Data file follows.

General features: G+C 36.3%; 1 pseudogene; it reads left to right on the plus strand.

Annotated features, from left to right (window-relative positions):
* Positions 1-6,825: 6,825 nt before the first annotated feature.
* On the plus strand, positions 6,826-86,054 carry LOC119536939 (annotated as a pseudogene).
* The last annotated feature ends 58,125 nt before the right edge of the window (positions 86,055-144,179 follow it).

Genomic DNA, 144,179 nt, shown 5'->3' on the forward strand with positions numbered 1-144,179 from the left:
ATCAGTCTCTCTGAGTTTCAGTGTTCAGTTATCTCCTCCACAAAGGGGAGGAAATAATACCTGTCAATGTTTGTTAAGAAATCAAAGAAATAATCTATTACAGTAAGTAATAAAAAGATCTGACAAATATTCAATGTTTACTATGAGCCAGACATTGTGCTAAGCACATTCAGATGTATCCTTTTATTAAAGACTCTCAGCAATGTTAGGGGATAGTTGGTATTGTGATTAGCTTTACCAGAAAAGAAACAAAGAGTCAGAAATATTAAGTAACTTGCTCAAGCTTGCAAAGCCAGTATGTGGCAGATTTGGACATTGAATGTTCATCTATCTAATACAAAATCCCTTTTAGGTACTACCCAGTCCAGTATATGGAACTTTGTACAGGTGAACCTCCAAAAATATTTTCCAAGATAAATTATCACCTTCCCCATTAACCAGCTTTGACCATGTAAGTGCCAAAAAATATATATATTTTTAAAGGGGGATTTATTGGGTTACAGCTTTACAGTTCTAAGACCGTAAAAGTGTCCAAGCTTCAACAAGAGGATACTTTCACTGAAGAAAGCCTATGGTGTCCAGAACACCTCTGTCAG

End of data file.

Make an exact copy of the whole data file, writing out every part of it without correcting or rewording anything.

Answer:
General features: G+C 36.3%; 1 pseudogene; it reads left to right on the plus strand.

Annotated features, from left to right (window-relative positions):
* Positions 1-6,825: 6,825 nt before the first annotated feature.
* On the plus strand, positions 6,826-86,054 carry LOC119536939 (annotated as a pseudogene).
* The last annotated feature ends 58,125 nt before the right edge of the window (positions 86,055-144,179 follow it).

Genomic DNA, 144,179 nt, shown 5'->3' on the forward strand with positions numbered 1-144,179 from the left:
ATCAGTCTCTCTGAGTTTCAGTGTTCAGTTATCTCCTCCACAAAGGGGAGGAAATAATACCTGTCAATGTTTGTTAAGAAATCAAAGAAATAATCTATTACAGTAAGTAATAAAAAGATCTGACAAATATTCAATGTTTACTATGAGCCAGACATTGTGCTAAGCACATTCAGATGTATCCTTTTATTAAAGACTCTCAGCAATGTTAGGGGATAGTTGGTATTGTGATTAGCTTTACCAGAAAAGAAACAAAGAGTCAGAAATATTAAGTAACTTGCTCAAGCTTGCAAAGCCAGTATGTGGCAGATTTGGACATTGAATGTTCATCTATCTAATACAAAATCCCTTTTAGGTACTACCCAGTCCAGTATATGGAACTTTGTACAGGTGAACCTCCAAAAATATTTTCCAAGATAAATTATCACCTTCCCCATTAACCAGCTTTGACCATGTAAGTGCCAAAAAATATATATATTTTTAAAGGGGGATTTATTGGGTTACAGCTTTACAGTTCTAAGACCGTAAAAGTGTCCAAGCTTCAACAAGAGGATACTTTCACTGAAGAAAGCCTATGGTGTCCAGAACACCTCTGTCAG